Police forces pay £770,000 in dog bite compensation
Often it is who a victim thinks about making a claim against that puts them off. This is usually because the victim feels that they would never win a dog bite compensation claim against a large company, a prominent individual or somebody who they feel is more legally knowledgeable than themselves. However the fact police forces paid out £770,000 in dog bite compensation claims, found in a survey earlier this year, should give victims the confidence to go after the compensation they deserve. It shows that no matter who the owner of the dog is, dog bite law does not treat any organisation or individual as an exception to the rule.
Results of a survey carried out earlier this year showed that UK police forces have spent approximately £770,000 in dog bite compensation claims. The majority of these claims were made by suspects, though a small percentage were dog bite compensation claims made by police staff and general citizens. The force which has spent most on police dog bite compensation is Greater Manchester Police, spending £180,000. The Metropolitan Police followed with £95,000. Here is a ranked list of how much money individual forces spent on dog bite compensation:
Top police force compensation pay-outs:
- Greater Manchester Police approx. £181,000
- Metropolitan Police approx. £96,000
- West Midlands Police approx. £84,000
- Cheshire Constabulary approx. £46,000
- Merseyside Police approx. £43,000
- Nottinghamshire Police approx. £41,000
- Leicestershire Constabulary approx. £29,000
- Police Service Northern Ireland approx. £25,000
- Hertfordshire Constabulary approx. £23,000
A suspect being chased by West Yorkshire Police was paid £15,000 in compensation.
A young teenager who had a phobia of dogs was bitten on the back by a dog belonging to Cheshire Police. He was compensated £10,000.
Kent Police paid £63.03 in dog bite compensation for a torn piece of clothing.
Brian Kiddell made a dog bite compensation claim against the police when he was attacked in Chessington, Surrey. He recalls, ‘Suddenly police officers were there telling me that there was a police dog without supervision nearby. What I felt next was a dog biting my ankle, it wouldn’t let go. The helicopter overhead covered up the sound of my shouts. This was a very scary episode.’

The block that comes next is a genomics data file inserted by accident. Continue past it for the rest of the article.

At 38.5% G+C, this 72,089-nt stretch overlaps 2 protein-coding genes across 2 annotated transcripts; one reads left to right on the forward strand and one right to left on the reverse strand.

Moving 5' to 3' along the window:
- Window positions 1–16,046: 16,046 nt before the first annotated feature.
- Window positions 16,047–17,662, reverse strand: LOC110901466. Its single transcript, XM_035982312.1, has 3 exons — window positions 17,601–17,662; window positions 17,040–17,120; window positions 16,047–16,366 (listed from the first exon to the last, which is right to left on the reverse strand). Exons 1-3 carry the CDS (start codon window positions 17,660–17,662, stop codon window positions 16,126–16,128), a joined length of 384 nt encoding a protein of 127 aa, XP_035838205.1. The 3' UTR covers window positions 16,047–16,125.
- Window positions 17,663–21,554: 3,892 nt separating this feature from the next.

In a case like this, the dog bite law and compensation works in exactly the same way for police forces as it does for the general public. Pensioner Brian Kiddell was injured by a police dog, causing him a great amount of pain and stress. As with any other case, even though this was not the intentional outcome of the owners (i.e. the police), Kiddell was still entitled to make a dog bite compensation claim against the police for his injuries. The police dog was not on a lead or supervised properly in the public allotment area.
This recent survey has caused some public anger at the amount of police money being spent on dog bite compensation. However, dog bite law does and should not exempt police forces from paying out compensation to individual members of the public who have been injured or hurt by a police dog.
Members of the public who sustain an injury by a police dog should not feel that they are not entitled to make a dog bite compensation claim. For example, a man who is out on his evening jog in Sussex turns a sharp corner and surprises a police dog and its owner, who is taking the dog out for some exercise. The police dog is on a lead, but is not wearing a muzzle and jumps up at the jogger. The jogger sustains some scratches on the face and a few small bites on the forearms. The jogger is aware of the fact that the dog belongs to the police force and after exchanging a few words and contact details with its trainer, cuts his evening run short and goes home. However, once he reaches home, he begins to feel uneasy about claiming compensation from the police force; he begins to feel like maybe this is not quite the ‘done thing’. However, the fact that he was bitten by a police dog and that the owner is a police officer should not put him off from claiming compensation. In the end, the jogger decides to seek legal advice on the matter and is told that he is entitled to make a claim for his injuries. Although the dog was on a lead, it was not wearing a muzzle, which allowed it to harm a passer-by. This would be grounds for a claim in any given dog-related injury incident.
This recent report goes some way in showing that dog bite claims can be made by anyone who feels that they have been unfairly injured by a dog, no matter who owns the dog. Victims should never be put off or feel intimidated by the prospect of making a claim.